Fernsehturm Hannover by Heinrich Heidersberger

Fernsehturm Hannover

1958 / 2007 HHE03
Sizes:
39.4 x 28.2
Select finishing/framing:
Mounted under acrylic glass
depth 0.08" glossy, frameless, 39.4 x 28.2" (External dimensions) profile width: 0.59", with acrylic glass glossy, Canadian Maple, Brown, 41.1 x 30.0" (External dimensions) On premium paper (glossy) not mounted or framed. Shipped rolled.
depth 0.08" glossy, frameless, 39.4 x 28.2" (External dimensions)
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Plus tax and $ 39.90 in shipping.

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BACKGROUND INFORMATION
DRESS OF LIGHT

In the late 1940s, Heinrich Heidersberger shot his iconic nude series Kleid aus Licht (German for “Dress of Light”) for the magazine Stern, which Henri Nannen had recently founded. This series – which caused outrage in prim post-war Germany – is now viewed as one of the classics of photographic art.

The idea was as simple as it was spectacular: Using a projector he fashioned out of a cooking pot, he covered naked bodies with spots and stripes of light. In doing so, he combined nude photography and experimental photography in ways never seen before. Heidersberger’s “dresses” of light reveal, above all, the photographer’s passion for the phenomenon of light, a theme he explores further in his later work, Rhythmographien (“Rhythmographies”). Heidersberger came to photography by chance. In 1928 he moved to Paris to study painting with Fernand Léger. Walking through a flea market, he stumbled across an old wooden camera. It was, as he says, “a sign from fate”.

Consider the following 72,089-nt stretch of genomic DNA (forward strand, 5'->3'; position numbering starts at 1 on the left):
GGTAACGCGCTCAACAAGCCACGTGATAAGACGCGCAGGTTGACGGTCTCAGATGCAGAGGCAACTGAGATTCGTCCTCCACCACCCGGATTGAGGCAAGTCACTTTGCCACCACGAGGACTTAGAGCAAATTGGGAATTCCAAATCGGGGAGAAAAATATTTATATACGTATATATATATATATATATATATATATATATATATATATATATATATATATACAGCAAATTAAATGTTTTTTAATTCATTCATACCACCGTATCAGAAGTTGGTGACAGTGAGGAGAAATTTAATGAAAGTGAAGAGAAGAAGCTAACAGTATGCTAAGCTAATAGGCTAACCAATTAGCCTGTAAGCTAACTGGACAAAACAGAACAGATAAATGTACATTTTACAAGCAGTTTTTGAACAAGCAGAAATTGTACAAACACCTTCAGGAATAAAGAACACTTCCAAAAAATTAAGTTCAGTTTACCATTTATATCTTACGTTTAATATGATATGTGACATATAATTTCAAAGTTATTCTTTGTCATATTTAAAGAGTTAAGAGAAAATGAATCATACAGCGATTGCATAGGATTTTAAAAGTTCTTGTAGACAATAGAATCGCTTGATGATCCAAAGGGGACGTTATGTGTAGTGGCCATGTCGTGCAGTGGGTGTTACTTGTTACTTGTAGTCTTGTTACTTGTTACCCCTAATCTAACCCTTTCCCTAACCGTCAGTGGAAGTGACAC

Marc Peschke

Heinrich Heidersberger , who died in 2006 at the age of 100, has his place among the most important German photographers of the second half of the 20th century. Seminal images in the fields of architecture and advertising mark his complex life’s work, and his name as an artist is of great repute as well. An exceptional photographer of the modernist aesthetic, Heinrich Heidersberger knew exactly how to combine the documentary approach of photography with modernist ideas. In his photographs he combines function and visual aesthetics, incorporating economic, technical, and social aspects into his perfectly balanced pictures. The aesthetic ideas of modernism were influenced by the notion of structure. Heidersberger’s photographs open our understanding of these structural laws in a surprising and creative way. In his photographs of post-war architecture of the fifties Heidersberger revealed the aesthetics of modernism, thus presenting them as an interplay of structure and form. Heidersberger’s images have retained their importance in photography, in spite of all of the visual styles and trends that have developed over the last decades.
VITA
1906Born in Ingolstadt, Germany
1928-1931Attended Fernand Léger’s art school while in Paris, began working in photography, met Piet Mondrian and Yves Tanguy
1946Began working as a photojournalist, advertising and architectural photographer in Berlin
1957Opened a studio in Brunswick, Germany, started working as a photojournalist for Stern
1961Moved to Wolfsburg, founded the artist’s group “Schloßstraße 8”
2006Passed away in Wolfsburg, Germany